Rifat Sansino, "Law--Forms of Biblical Law" in The Anchor Bible Dictionary, editors David Noel Friedman, et al, 6 volumes, (New York: Doubleday, 1992) IV 253
Prohibition in the second person singular. Analysis by Alt, discussed by Sansino, ibid.
Not to the community as a corporate entity. Each individual is to do/not do these things.
Commandments to honoring parents, observe Sabbath, and eschew idolatry. Unrelated re-quire-ments to finish eating well-being sacrifices within two days and to leave gleanings at har-vest follow. Stealing, including dishonest trade is forbidden as is lying, swearing falsely with the name of God, and harming the blind or deaf through their disability.
Literally "Do not stand against/abide/stand on the blood of your neighbor." This is id-iomatic. Extensive discussion of this statement is beside the point here, the NRSV interpre-tation is accepted for the purposes of this paper.
Mixtures, adultery with a slave, fruit from new trees, shaving, tattooing, prostitution, Sabbath, mediums, the respect due to the aged, and the maintenance of honest weights and bal-ances.
The connotations of "holy" interfere with understanding the meaning of kadosh in the text. Accordingly, kadosh will be used in this paper rather than "holy".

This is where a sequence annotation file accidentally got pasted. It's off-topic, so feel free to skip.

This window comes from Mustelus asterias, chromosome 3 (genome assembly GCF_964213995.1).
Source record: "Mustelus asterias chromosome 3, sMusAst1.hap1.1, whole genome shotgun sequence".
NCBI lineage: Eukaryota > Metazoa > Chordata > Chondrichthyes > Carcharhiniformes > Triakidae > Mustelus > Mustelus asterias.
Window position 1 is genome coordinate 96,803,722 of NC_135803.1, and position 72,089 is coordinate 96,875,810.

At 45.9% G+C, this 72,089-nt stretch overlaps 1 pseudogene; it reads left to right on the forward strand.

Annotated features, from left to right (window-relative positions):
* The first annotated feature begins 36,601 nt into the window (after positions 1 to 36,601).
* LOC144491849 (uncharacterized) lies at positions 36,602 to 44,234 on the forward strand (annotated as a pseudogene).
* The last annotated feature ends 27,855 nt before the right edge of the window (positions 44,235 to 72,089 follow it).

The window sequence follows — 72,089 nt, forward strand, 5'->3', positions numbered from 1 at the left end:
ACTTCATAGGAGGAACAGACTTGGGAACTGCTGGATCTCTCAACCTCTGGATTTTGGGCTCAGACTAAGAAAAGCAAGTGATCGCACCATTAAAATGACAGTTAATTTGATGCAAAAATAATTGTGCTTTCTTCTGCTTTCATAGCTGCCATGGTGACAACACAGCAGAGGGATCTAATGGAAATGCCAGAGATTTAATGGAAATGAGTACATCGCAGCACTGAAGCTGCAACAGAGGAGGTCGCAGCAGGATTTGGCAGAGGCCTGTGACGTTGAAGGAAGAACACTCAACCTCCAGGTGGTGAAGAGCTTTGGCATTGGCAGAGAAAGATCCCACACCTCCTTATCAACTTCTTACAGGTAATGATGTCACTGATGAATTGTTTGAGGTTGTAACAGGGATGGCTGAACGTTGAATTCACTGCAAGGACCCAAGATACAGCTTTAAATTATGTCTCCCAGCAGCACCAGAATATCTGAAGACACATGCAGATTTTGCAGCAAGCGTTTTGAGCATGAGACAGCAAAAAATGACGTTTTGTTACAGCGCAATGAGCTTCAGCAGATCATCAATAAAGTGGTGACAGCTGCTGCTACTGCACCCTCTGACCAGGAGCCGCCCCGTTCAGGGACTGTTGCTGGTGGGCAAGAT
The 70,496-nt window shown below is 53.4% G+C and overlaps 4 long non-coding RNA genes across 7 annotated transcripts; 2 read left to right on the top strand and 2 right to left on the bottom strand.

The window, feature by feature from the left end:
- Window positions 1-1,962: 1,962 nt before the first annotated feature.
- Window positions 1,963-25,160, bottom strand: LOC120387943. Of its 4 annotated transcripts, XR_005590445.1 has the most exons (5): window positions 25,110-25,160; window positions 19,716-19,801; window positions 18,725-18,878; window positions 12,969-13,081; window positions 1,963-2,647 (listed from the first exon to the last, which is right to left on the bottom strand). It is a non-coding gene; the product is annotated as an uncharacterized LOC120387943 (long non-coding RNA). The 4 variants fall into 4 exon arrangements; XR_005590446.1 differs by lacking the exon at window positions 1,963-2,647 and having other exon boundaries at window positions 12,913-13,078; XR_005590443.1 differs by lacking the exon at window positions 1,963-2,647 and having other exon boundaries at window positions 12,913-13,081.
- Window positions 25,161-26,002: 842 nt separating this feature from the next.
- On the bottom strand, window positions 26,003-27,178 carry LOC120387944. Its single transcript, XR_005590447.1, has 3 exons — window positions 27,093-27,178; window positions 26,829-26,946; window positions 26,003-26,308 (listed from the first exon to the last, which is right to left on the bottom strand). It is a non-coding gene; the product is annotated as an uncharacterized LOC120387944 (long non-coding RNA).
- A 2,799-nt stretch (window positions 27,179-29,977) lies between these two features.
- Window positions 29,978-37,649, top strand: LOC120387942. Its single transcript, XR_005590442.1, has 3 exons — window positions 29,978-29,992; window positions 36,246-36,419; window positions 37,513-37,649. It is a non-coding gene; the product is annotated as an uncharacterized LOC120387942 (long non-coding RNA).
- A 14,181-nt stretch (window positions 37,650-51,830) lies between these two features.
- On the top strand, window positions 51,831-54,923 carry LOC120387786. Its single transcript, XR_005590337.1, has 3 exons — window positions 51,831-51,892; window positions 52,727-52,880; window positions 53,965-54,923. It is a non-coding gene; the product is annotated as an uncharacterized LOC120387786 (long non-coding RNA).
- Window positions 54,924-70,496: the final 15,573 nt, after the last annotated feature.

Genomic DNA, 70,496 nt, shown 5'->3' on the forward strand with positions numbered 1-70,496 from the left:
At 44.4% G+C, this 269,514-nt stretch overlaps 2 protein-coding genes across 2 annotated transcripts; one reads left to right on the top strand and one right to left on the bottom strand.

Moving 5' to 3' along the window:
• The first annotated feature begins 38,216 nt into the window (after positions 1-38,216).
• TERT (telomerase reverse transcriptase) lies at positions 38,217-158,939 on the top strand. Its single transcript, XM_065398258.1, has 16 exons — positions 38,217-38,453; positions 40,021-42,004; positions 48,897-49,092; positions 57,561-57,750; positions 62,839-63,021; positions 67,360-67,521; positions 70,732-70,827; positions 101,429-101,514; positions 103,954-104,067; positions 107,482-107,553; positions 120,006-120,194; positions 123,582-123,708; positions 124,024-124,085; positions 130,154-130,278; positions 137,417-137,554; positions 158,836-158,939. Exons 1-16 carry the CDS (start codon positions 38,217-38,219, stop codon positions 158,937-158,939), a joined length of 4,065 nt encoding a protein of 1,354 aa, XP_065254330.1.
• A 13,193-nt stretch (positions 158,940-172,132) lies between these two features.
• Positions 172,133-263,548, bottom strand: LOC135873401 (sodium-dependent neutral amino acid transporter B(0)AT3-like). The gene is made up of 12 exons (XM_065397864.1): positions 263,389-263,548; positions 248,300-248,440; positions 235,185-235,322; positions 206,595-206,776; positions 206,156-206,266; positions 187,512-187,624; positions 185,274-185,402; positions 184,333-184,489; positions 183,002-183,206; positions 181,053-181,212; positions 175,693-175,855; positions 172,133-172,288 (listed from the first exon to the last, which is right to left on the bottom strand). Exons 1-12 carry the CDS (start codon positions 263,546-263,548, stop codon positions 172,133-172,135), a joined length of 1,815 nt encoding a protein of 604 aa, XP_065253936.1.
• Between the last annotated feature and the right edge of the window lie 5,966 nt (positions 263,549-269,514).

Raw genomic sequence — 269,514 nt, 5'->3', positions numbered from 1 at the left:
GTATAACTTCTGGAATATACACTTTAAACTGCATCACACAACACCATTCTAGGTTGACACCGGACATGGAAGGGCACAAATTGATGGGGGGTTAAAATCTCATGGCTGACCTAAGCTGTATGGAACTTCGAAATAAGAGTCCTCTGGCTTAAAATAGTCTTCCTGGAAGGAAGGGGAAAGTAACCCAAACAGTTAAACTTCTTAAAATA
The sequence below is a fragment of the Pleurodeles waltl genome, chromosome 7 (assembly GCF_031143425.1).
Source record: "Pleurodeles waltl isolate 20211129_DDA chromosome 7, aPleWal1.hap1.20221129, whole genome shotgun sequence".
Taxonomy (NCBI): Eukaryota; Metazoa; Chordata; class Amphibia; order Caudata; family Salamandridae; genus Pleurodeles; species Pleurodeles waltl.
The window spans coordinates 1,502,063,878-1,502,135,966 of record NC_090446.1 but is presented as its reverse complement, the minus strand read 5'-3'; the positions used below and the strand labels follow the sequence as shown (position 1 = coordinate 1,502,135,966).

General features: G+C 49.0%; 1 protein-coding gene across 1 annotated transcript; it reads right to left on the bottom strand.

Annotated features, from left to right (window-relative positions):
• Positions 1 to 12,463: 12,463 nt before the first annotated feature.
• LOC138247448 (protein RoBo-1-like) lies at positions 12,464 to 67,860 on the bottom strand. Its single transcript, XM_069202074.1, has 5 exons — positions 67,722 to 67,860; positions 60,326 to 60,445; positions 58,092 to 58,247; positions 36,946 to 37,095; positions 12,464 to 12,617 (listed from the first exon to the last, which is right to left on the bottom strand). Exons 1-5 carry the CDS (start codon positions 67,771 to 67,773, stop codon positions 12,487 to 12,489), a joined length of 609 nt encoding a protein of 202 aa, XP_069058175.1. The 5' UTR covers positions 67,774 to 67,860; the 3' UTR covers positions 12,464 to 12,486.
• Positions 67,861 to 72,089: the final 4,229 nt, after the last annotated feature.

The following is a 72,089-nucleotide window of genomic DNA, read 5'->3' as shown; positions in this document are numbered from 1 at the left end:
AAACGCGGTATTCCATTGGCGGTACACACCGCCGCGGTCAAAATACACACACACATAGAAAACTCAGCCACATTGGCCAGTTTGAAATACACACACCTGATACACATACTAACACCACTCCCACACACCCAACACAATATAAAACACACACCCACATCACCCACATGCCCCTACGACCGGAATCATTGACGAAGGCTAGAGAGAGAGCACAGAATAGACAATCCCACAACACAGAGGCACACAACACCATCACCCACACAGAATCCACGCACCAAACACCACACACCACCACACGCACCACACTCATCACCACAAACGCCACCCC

The noun form corresponding to kadosh.
"The expression leaves it undecided whether the 'holiness' of the Israelites is a statement or a demand: 'you are holy' or 'you are to be holy'." Noth, Leviticus, 139-40.
"2. In a weaker sense, fellow, fellow-citizen, even another person with whom one stands in reciprocal relations." BDB 946.
It occurs only in Zac 13:7, Lev 5:21, 19:11, and 24:19.
"A community whose members refer to each other as 'amit (cf. Zac 13:7 where 'amit is par-allel to re'a) is not one defined by kinship and ancestry. It is rather a community composed of citizens in our modern terminology." Baruch A. Levine, "Leviticus, Book of" in The Anchor Bible Dictionary, editors David Noel Friedman, et al, 6 volumes, (New York: Doubleday, 1992) IV 319
"Affection, both pure and impure, divine and human." BDB, 12.
Both elements make a complete thematic statement. Without "love your neighborÃ¢â‚¬Â¦" there is no clue as to how to be holy, but without the command to be holy there is no explicit reason to love the neighbor.
The purpose of "reprove your neighbor" as the effect of sin is to damage the relationship with God, hence damage to kodesh.
Related Essays on Theology